The Legends of the Jews— Volume 2: From Joseph to the Exodus

Author: Louis Ginzberg

A Bloody Remedy

The latter years of Israel’s bondage in Egypt were the worst. To punish Pharaoh for his cruelty toward the children of Israel, God afflicted him with a plague of leprosy, which covered his whole body, from the crown of his bead to the soles of his feet. Instead of being chastened by his disease, Pharaoh remained stiffnecked, and he tried to restore his health by murdering Israelitish children. He took counsel with his three advisers, Balaam, Jethro, and Job, how he might be healed of the awful malady that had seized upon him. Balaam spoke, saying, "Thou canst regain thy health only if thou wilt slaughter Israelitish children and bathe in their blood." Jethro, averse from having a share in such an atrocity, left the king and fled to Midian. Job, on the other hand, though he also disapproved of Balaam’s counsel, kept silence, and in no wise protested against it,[101] wherefor God punished him with a year’s suffering.[102] But afterward He loaded him down with all the felicities of this life, and granted him many years, so that this pious Gentile might be rewarded in this world for his good deeds and not have the right to urge a claim upon the beatitude of the future life.[103]

In pursuance of the sanguinary advice given by Balaam, Pharaoh had his bailiffs snatch Israelitish babes from their mothers’ breasts, and slaughter them, and in the blood of these innocents he bathed. His disease afflicted him for ten years, and every day an Israelitish child was killed for him. It was all in vain; indeed, at the end of the time his leprosy changed into boils, and he suffered more than before.

While he was in this agony, the report was brought to him that the children of Israel in Goshen were careless and idle in their forced labor. The news aggravated his suffering, and he said: "Now that I am ill, they turn and scoff at me. Harness my chariot, and I will betake myself to Goshen, and see the derision wherewith the children of Israel deride me." And they took and put him upon a horse, for he was not able to mount it himself. When he and his men had come to the border between Egypt and Goshen, the king’s steed passed into a narrow place. The other horses, running rapidly through the pass, pressed upon each other until the king’s horse fell while he sate upon it, and when it fell, the chariot turned over on his face, and also the horse lay upon him. The king’s flesh was torn from him, for this thing was from the Lord, He had heard the cries of His people and their affliction. The king’s servants carried him upon their shoulders, brought him back to Egypt, and placed him on his bed.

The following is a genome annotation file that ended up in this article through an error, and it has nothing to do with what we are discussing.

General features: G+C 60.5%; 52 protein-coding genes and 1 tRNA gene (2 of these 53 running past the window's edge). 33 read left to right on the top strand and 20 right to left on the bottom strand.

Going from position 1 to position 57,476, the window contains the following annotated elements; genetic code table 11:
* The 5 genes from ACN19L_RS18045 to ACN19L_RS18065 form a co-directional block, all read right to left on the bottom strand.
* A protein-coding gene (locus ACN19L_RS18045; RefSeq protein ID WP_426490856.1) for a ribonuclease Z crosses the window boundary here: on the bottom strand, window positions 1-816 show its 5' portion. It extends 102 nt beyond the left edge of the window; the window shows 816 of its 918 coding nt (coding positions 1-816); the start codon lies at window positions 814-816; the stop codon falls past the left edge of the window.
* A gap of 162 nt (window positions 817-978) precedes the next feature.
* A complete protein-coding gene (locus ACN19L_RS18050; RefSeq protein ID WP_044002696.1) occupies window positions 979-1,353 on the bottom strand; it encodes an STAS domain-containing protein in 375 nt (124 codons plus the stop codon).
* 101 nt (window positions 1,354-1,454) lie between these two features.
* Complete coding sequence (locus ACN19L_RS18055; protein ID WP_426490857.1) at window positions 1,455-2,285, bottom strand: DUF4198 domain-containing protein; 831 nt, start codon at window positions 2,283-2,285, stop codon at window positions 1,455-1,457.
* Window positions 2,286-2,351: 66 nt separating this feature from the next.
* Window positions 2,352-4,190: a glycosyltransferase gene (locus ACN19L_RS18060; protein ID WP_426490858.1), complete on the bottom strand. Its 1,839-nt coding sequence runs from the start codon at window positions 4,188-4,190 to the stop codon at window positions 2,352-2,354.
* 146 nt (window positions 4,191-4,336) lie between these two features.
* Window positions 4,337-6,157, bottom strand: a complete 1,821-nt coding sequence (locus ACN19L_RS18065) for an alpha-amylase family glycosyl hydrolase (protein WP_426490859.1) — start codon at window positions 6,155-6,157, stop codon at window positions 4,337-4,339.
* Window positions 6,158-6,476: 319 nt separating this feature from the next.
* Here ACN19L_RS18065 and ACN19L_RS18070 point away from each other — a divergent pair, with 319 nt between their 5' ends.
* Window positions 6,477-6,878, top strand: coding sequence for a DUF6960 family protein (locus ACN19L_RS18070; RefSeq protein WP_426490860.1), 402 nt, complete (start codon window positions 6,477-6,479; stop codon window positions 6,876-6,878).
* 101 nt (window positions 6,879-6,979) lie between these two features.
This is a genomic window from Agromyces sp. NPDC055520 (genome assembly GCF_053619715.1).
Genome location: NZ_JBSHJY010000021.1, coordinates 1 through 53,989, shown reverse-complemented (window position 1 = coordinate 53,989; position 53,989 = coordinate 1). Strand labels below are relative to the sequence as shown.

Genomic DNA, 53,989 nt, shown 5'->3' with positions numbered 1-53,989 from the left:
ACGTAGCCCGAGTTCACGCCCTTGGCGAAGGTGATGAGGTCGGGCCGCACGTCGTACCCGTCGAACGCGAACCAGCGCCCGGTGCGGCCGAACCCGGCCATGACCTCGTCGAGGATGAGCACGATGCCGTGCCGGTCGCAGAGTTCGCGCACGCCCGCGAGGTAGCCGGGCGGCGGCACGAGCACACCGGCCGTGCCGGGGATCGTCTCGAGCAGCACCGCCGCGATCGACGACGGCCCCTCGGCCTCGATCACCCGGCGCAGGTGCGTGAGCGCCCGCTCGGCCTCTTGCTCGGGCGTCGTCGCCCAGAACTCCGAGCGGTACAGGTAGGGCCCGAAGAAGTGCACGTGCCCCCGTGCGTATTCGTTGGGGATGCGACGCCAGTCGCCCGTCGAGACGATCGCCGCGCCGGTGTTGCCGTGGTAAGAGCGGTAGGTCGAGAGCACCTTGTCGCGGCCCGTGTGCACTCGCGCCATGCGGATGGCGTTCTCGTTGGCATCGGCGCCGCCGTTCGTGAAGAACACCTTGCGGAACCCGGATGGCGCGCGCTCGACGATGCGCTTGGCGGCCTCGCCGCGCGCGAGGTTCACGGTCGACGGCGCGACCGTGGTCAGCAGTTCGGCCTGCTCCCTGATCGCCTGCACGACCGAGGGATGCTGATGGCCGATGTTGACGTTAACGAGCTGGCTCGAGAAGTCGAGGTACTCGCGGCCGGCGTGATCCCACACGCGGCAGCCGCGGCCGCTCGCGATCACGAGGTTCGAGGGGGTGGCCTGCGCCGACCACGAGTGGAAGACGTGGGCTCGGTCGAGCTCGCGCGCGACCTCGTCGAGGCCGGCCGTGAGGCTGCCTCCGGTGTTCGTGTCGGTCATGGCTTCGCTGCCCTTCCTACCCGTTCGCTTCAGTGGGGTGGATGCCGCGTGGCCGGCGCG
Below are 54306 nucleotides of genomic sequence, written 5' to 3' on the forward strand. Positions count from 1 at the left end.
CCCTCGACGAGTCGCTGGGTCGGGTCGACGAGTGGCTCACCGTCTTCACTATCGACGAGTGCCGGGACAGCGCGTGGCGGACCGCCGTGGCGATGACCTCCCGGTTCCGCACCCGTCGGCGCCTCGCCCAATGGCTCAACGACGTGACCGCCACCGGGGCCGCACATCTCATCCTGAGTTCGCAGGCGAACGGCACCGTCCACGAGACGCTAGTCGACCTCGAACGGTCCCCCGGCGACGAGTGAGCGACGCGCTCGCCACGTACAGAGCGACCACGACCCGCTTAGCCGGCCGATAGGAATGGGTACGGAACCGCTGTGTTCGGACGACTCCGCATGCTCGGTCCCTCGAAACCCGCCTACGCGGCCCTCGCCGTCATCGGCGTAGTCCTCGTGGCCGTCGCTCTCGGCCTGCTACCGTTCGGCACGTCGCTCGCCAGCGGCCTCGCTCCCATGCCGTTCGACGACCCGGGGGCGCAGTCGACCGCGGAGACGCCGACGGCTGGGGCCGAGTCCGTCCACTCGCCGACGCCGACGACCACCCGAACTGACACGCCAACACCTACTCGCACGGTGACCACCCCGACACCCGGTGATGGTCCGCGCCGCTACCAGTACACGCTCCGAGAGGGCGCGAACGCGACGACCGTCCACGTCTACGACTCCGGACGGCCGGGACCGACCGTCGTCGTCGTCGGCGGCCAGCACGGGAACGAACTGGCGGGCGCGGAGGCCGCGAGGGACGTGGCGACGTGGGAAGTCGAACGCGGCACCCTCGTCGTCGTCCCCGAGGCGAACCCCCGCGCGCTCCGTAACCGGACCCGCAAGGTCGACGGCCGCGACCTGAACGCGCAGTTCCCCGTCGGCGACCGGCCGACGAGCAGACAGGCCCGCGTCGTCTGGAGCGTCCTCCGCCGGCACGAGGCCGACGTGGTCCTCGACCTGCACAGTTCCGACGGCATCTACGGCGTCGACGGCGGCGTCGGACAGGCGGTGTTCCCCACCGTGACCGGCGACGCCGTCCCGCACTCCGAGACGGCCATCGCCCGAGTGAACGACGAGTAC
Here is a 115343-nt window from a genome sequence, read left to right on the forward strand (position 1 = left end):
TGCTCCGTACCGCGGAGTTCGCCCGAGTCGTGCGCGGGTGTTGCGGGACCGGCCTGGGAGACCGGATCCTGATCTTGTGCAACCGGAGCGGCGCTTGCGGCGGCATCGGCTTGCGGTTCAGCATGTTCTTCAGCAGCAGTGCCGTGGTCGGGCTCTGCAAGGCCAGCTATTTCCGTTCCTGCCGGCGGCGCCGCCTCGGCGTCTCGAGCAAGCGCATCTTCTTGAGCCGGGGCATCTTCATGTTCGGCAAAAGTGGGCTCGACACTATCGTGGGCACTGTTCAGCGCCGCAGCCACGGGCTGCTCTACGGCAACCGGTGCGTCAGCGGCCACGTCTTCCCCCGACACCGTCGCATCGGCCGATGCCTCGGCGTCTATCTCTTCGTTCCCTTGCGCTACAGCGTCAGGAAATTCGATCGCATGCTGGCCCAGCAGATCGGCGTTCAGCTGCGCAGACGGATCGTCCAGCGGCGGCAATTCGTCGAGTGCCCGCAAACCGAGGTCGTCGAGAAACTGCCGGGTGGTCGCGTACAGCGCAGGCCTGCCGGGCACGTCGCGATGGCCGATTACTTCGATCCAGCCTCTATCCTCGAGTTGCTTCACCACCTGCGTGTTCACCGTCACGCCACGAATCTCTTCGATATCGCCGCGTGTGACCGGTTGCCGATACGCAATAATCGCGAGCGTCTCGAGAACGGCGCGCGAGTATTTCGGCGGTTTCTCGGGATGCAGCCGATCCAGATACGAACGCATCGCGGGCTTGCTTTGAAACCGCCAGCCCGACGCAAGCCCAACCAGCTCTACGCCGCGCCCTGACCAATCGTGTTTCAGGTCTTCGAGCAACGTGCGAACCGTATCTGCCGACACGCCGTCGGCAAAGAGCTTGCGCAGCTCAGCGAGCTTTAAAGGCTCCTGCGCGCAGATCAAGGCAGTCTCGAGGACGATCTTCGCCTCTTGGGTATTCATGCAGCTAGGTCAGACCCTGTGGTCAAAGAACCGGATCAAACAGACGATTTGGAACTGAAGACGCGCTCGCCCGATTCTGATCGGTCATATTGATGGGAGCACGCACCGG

He knew that his end was come to die, and the queen Alfar’anit and his nobles gathered about his bed, and they wept a great weeping with him.

The princes and his counsellors advised the king to make choice of a successor, to reign in his stead, whomsoever he would choose from among his sons. He had three sons and two daughters by the queen Alfar’anit, beside children from concubines. The name of his first-born was Atro, the name of the second Adikam, and of the third Moryon. The name of the older daughter was Bithiah, and of the other, Akuzit. The first-born of the sons of the king was an idiot, precipitate and heedless in all his actions. Adikam, the second son, was a cunning and clever man, and versed in all the wisdom of Egypt, but ungainly in appearance, fleshy and short of stature; his height was a cubit and a space, and his beard flowed down to his ankles.

The king resolved that Adikam should reign in his stead after his death. When this second son of his was but ten years old, he had given him Gedidah, the daughter of Abilat, to wife, and she bore him four sons. Afterward Adikam went and took three other wives, and begot eight sons and three daughters.

The king’s malady increased upon him greatly, and his flesh emitted a stench like a carcass cast into the field in summer time in the heat of the sun. When he saw that his disorder bad seized upon him with a strong grip, he commanded his son Adikam to be brought to him, and they made him king over the land in his place.